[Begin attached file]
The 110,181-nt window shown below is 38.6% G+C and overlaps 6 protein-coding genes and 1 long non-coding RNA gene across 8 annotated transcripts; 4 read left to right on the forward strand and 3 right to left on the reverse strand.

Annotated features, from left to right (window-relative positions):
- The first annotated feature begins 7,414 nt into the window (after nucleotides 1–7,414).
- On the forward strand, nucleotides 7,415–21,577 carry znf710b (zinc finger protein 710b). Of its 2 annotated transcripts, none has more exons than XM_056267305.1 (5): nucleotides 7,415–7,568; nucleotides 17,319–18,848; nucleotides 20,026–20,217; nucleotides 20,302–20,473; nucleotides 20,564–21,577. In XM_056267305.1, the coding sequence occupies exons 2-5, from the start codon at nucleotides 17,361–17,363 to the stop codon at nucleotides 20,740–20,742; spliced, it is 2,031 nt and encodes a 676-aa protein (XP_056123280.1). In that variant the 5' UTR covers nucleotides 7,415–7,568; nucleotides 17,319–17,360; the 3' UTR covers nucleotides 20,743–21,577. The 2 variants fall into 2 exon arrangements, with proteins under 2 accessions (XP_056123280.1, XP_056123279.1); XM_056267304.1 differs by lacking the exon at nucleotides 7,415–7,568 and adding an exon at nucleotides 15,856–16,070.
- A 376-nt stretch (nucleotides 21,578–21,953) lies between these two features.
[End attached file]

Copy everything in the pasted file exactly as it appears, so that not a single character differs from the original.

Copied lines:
The 110,181-nt window shown below is 38.6% G+C and overlaps 6 protein-coding genes and 1 long non-coding RNA gene across 8 annotated transcripts; 4 read left to right on the forward strand and 3 right to left on the reverse strand.

Annotated features, from left to right (window-relative positions):
- The first annotated feature begins 7,414 nt into the window (after nucleotides 1–7,414).
- On the forward strand, nucleotides 7,415–21,577 carry znf710b (zinc finger protein 710b). Of its 2 annotated transcripts, none has more exons than XM_056267305.1 (5): nucleotides 7,415–7,568; nucleotides 17,319–18,848; nucleotides 20,026–20,217; nucleotides 20,302–20,473; nucleotides 20,564–21,577. In XM_056267305.1, the coding sequence occupies exons 2-5, from the start codon at nucleotides 17,361–17,363 to the stop codon at nucleotides 20,740–20,742; spliced, it is 2,031 nt and encodes a 676-aa protein (XP_056123280.1). In that variant the 5' UTR covers nucleotides 7,415–7,568; nucleotides 17,319–17,360; the 3' UTR covers nucleotides 20,743–21,577. The 2 variants fall into 2 exon arrangements, with proteins under 2 accessions (XP_056123280.1, XP_056123279.1); XM_056267304.1 differs by lacking the exon at nucleotides 7,415–7,568 and adding an exon at nucleotides 15,856–16,070.
- A 376-nt stretch (nucleotides 21,578–21,953) lies between these two features.